The University of Wisconsin Press


Language & Linguistics / Ethnic Studies / Wisconsin



Wisconsin Talk
Linguistic Diversity in the Badger State
Edited by Thomas Purnell, Eric Raimy,
and Joseph Salmons

Languages and Folklore of the Upper Midwest
Joseph Salmons and James P. Leary, Series Editors


Yah, it’s true! Wisconsin is one of the most linguistically interesting places in North America.

Wisconsin is one of the most linguistically rich places in North America. It has the greatest diversity of American Indian languages east of the Mississippi, including Ojibwe and Menominee from the Algonquian language family, Ho-Chunk from the Siouan family, and Oneida from the Iroquoian family. French place names dot the state’s map. German, Norwegian, and Polish—the languages of immigrants in the nineteenth and early twentieth centuries—are still spoken by tens of thousands of people, and the influx of new immigrants speaking Spanish, Hmong, and Somali continues to enrich the state’s cultural landscape. These languages and others (Walloon, Cornish, Finnish, Czech, and more) have shaped the kinds of English spoken around the state. Within Wisconsin’s borders are found three different major dialects of American English, and despite the influences of mass media and popular culture, they are not merging—they are dramatically diverging.

An engaging survey for both general readers and language scholars, Wisconsin Talk brings together perspectives from linguistics, history, cultural studies, and geography to illuminate why language matters in our everyday lives. The authors highlight such topics as:
• words distinctive to the state
• how recent and earlier immigrants have negotiated cultural and linguistic challenges
• the diversity of bilingual speakers that enriches our communities
• how maps can convey the stories of language
• the relation of Wisconsin’s Indian languages to language loss worldwide.

“An essential resource for anyone interested in understanding both the uniqueness and diversity of Wisconsin’s cultural heritage and context.”—Robert Ostergren, coeditor of Wisconsin Land and Life


Thomas Purnell
is associ
ate professor of English at the University of Wisconsin–Madison, and his research examines the interface between phonetics and phonology with a focus on regional pronunciation. Eric Raimy is associate professor of English language and linguistics at the University of Wisconsin–Madison and is coeditor of Contemporary Views on Architecture and Representations in Phonology and Handbook of the Syllable. Joseph Salmons is the Lester W. J. "Smoky" Seifert Professor of Germanic Linguistics at the University of Wisconsin–Madison. He is author of A History of German: What the Past Reveals about Today's Language and executive editor of Diachronica: International Journal for Historical Linguistics.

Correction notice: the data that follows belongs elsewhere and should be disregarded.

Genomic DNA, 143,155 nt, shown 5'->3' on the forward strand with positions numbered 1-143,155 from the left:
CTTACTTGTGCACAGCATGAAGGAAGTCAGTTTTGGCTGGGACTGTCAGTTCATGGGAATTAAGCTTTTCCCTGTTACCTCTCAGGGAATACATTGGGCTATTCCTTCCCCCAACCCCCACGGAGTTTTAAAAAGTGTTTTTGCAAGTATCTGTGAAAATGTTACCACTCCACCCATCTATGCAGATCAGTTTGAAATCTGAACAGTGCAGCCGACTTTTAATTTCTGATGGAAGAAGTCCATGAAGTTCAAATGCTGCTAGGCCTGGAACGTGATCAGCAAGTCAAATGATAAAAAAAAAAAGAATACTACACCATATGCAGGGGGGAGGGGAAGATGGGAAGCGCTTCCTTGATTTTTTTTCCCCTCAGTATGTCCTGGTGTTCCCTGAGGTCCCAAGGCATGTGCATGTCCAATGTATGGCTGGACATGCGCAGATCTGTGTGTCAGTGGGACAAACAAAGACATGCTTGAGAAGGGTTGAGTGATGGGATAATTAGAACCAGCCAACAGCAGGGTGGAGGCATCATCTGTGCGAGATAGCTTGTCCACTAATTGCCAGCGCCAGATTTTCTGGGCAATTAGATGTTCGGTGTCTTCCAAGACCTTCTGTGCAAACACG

For more information on the Englishes spoken in Wisconsin, see the Wisconsin Englishes Project website.

For more information regarding publicity and reviews contact our publicity manager, phone: (608) 263-0734, email: publicity@uwpress.wisc.edu

Of related interest:
cover of Wisconsin Folklore is yellow and green and covered with old photographs of various people.Wisconsin Folklore
Edited by James P. Leary
"A readable, diverse, informative, and well-chosen anthology of essays on Wisconsin folklore. . . . Leary is a gifted writer with interesting anecdotes, as well as thorough knowledge of American folklore scholarship."—Jan Harold Brunvand, author of American Folklore

 



PAPERBACK ORIGINAL
September 2013
LC: 2012037480 PE
196 pp.   6 x 9   43 b/w figs.,
4 tables

Book icon
Paper $24.95 t
ISBN 978-0-299-29334-5
E-book logo eBook $16.95
ISBN 978-0-299-29333-8
  Adobe Digital Edition (PDF)
About our e-books
Printing and cut/paste allowed, access on six different devices.
Shopping cart ADD TO CART
  Review cart contents
Secure checkout

Introducing a new series:

Languages and Folklore of the Upper Midwest
Joseph Salmons and James P. Leary, Series Editors


“An outstanding book that will set the standards for books of its kind. At once accessible—indeed, enjoyable—and both original and fully informed.”

—Michael Adams, editor of American Speech


“Wisconsin Talk successfully conveys the range of languages— both native and immigrant—that have played roles in Wisconsin as well as the impact these languages have had on English in Wisconsin.”
—Erica Benson, University of Wisconsin–Eau Claire

 

Home | Books | Journals | Events | Textbooks | Authors | Related | Search | Order | Contact

If you have trouble accessing any page in this web site, contact our Web manager.
E-mail: webmaster@uwpress.wisc.edu

Updated 12/01/2013

© 2013 The Board of Regents of the University of Wisconsin System